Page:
Punks feel obliged to show their disgust and disagreement. […] Squanderers dress like employees, smile to customers and bosses like employees. They perform as much as it is requested of them, or, if they are able to, they falsify the books. Always smiling, always cunning. Then, when the lights of the shop are off, when the door to the manager’s office is closed, they pillage all they can. They mix whiskey with water, fraud bank transactions, export and sell databases, use till money to bet on horses.
Is the message here not rather trite and, indeed, conservative? Don’t try to build a better world; much more comfortable to live in a bad one you don’t mind stealing from. Is it likely that the status quo lose much sleep over squandering workers turning up, wearing their uniform and smiling — ‘adventurers,’ that is — dipping their hands into the till occasionally? And worse, what of the squandering that goes on further up the economic ladder; the reckless hedge fund managers, the Libor fixers? Are these not the squanderers par excellence?
The philosophical underpinning for Campagna’s position is atheistic existentialism: “If Religion looks at death as a new beginning, radical atheism sees it as the ultimate end: not only the end of one’s world, but the end of the whole world, the end of everything.” The body and its mortality — that it is always exists in transit towards death — mark the limit of experience and meaning. For atheism to be radical, we must operate within and embrace this limit; the minimal space of a life. It’s a tiny space — almost non-existent in the face of the pomp and temptation of the infinite — and yet it’s all we have. A double-signed thought marked by hope and despair; a thought that can strike us dismally meagre and gloriously liberating (and more often some numbing combination of the two) depending on our mood.
There are points at which Campagna seems to be approaching something beautiful and quietly affirming. But when he starts to concretise his position, things have a tendency to go awry. For example, Campagna names the lucid dream as a model for behaviour. Adventurers, he writes, “live within a dream, in which they try to be the lucid dreamers.” But isn’t the lucid dream the ultimate form of narcissism, and of tyranny? One can’t encounter any form of otherness in a dream. All that is other is only apparently so — is only the distorted mirror image of the drives, desires and wishes of the only sovereign, oneself. In the lucid dream reality is just so much raw material to be bent and moulded according to the arbitrariness of one’s whims. There is no ethics of the dream. In a dream one is free, but not responsible. Thus the metaphor is at once poorly conceived, and disturbingly consistent with the work as a whole, with its emphasis on individual freedom, over and above collective emancipation. Squanderers, Campagna later writes, “live in their own world,”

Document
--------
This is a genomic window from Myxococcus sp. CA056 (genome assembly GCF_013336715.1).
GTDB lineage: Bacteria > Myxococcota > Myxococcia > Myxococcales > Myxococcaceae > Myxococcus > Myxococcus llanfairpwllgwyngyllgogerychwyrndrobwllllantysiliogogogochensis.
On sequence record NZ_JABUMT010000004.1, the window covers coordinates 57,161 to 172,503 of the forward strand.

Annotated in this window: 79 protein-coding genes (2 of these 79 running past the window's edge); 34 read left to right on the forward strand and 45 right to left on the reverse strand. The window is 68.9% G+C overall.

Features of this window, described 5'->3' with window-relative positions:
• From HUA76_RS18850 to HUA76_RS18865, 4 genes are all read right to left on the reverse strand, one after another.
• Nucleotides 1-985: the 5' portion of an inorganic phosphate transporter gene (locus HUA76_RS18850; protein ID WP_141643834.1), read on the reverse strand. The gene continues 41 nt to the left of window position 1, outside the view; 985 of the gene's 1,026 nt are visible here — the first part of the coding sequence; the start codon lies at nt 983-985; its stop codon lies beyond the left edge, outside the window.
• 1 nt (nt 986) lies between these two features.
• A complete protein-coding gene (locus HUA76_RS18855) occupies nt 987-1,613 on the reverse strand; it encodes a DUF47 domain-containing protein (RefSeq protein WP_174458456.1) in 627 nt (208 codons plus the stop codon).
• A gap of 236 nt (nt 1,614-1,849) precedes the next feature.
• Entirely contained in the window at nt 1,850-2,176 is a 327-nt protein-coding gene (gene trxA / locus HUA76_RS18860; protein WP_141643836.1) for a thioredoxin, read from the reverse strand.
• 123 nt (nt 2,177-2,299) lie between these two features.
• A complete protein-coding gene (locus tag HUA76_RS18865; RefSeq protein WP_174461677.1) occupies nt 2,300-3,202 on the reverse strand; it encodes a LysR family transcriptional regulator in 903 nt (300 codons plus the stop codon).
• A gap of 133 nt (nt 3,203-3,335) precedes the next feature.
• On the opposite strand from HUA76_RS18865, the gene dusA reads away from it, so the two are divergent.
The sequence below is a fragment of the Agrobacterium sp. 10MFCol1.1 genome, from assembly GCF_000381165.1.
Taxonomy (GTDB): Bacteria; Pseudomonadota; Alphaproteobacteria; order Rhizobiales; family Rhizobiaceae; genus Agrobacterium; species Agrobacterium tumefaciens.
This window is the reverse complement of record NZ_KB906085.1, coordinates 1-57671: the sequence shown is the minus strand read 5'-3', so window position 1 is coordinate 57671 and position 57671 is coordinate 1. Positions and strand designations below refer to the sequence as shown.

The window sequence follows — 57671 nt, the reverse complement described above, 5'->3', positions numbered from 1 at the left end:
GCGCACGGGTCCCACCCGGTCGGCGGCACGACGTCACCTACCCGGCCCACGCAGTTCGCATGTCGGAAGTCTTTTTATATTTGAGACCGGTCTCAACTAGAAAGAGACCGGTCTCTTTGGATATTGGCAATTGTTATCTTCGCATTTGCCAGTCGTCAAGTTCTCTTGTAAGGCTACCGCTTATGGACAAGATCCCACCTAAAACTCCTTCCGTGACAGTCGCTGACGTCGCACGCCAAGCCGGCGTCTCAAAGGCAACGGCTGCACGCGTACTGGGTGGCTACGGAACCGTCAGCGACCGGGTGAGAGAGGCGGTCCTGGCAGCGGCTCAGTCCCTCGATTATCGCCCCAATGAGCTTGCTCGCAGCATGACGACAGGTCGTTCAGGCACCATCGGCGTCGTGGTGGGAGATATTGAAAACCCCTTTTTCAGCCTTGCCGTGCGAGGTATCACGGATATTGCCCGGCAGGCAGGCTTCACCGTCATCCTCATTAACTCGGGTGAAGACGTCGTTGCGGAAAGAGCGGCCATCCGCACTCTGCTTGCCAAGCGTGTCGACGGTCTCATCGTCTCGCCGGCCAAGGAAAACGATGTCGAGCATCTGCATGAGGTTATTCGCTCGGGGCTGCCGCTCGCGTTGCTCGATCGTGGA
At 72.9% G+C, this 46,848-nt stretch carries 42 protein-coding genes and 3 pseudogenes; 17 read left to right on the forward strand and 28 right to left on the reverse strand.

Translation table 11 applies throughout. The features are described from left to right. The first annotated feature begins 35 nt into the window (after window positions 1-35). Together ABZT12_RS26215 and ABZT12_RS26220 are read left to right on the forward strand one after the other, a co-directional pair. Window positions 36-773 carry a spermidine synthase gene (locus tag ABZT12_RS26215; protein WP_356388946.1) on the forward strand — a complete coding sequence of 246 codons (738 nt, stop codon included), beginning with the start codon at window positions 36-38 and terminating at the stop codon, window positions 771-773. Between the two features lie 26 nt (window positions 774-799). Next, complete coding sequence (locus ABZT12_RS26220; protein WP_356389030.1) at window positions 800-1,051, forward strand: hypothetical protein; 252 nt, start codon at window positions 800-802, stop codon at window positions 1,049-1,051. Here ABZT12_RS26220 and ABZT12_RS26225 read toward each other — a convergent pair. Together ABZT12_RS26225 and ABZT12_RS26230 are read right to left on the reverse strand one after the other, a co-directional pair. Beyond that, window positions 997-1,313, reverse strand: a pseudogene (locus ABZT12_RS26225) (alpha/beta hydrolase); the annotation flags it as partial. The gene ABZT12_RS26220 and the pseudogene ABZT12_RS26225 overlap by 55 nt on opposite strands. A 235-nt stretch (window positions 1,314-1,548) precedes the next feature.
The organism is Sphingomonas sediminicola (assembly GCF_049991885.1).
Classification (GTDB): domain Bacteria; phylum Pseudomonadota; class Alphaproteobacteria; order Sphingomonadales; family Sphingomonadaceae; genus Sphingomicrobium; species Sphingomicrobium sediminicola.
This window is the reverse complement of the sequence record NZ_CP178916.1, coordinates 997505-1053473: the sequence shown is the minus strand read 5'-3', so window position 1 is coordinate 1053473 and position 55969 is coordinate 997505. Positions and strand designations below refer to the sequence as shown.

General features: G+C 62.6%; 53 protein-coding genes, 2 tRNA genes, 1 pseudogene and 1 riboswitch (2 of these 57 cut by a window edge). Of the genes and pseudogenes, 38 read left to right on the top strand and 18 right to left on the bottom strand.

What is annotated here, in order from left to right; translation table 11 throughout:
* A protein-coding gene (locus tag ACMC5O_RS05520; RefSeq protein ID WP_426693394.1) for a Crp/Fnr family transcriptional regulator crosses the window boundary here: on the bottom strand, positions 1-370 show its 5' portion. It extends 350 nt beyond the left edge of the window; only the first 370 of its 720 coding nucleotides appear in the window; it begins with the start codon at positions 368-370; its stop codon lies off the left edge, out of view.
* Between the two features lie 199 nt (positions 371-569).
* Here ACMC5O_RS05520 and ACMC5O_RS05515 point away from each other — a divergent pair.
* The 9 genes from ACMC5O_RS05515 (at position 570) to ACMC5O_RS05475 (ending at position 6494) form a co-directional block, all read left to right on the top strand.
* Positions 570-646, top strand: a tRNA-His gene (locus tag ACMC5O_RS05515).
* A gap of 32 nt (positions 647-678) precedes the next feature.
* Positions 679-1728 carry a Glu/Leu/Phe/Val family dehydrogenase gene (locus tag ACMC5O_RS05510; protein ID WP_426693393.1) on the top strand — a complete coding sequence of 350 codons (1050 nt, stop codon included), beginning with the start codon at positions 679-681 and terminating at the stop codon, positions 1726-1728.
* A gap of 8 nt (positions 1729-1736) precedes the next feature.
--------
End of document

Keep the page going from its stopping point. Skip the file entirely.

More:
Late on in the book Campagna worries that his account of adventure leaves no space for the social. So he sets about correcting this. “Adventurers’” prudence towards community-making does not mean that adventure has to be a solitary experience. […] Cooperation, within adventure, is always a slow, autonomous and negotiating process […] any union which takes place within adventure always derives from, and is aimed exclusively at, the satisfaction of the needs, desires and aims of its members.’ But this conception of the social, divorced from the political, is just too flimsy to be meaningful. And because it’s referred back to the satisfaction of the individual, it is more about overcoming the loneliness of isolation. It isn’t enough to form loose associations of friends, who I seek to please for as long as that pleases me. It shouldn’t simply be a case of fighting with the ones whose voices ring alongside and harmonise with mine in the crowd, but of fighting for the unknown one — the stranger without a voice — whose needs and demands surpass my own and have the potential to upset my egoistic enjoyment. Whether the adventurer builds his home in the desert and shuts everyone else out or gets his fellow adventurers to help out and lives there with them, sheltering the masses from the harsh desert winds is never his aim. There is nothing, other than one strangely elliptical and passing reference to “an absolute ethical responsibility” (presumably borrowed from Simon Critchley, for whom it must form the very basis of anarchism) that calls into question what is beginning to sound increasingly Darwinian; or, like if Ayn Rand wrote a picaresque novel.
For Campagna, politics is over and its corpse simply forms the backdrop against which the adventurers define themselves. They live in a post-apocalyptic world, but they’re denied them the tools to critique or question that world. The time for collective emancipation is over. Now is the time to play among the ruins and salvage what we can. Now is the time for adventure. Surely, in the face of the most aggressive regime of cuts, the victimisation of the poor and the normalisation of racist identity politics, the task of the individual should not be egoistic adventure, but using what limited power they still have to protect the most vulnerable. This requires a step back to certain normative abstractions — what Campagna might call ‘religion’ — such as equality, emancipation and even hope. We cannot relinquish hope so that we can ignore the silent call of the voiceless, who aren’t aristocratic adventurers proudly squandering by our side, but impoverished humans — workers, albeit — fighting simply to survive. Reading The Last Night I find it at once hugely disappointing and depressingly consistent with the selfishness of mainstream politics.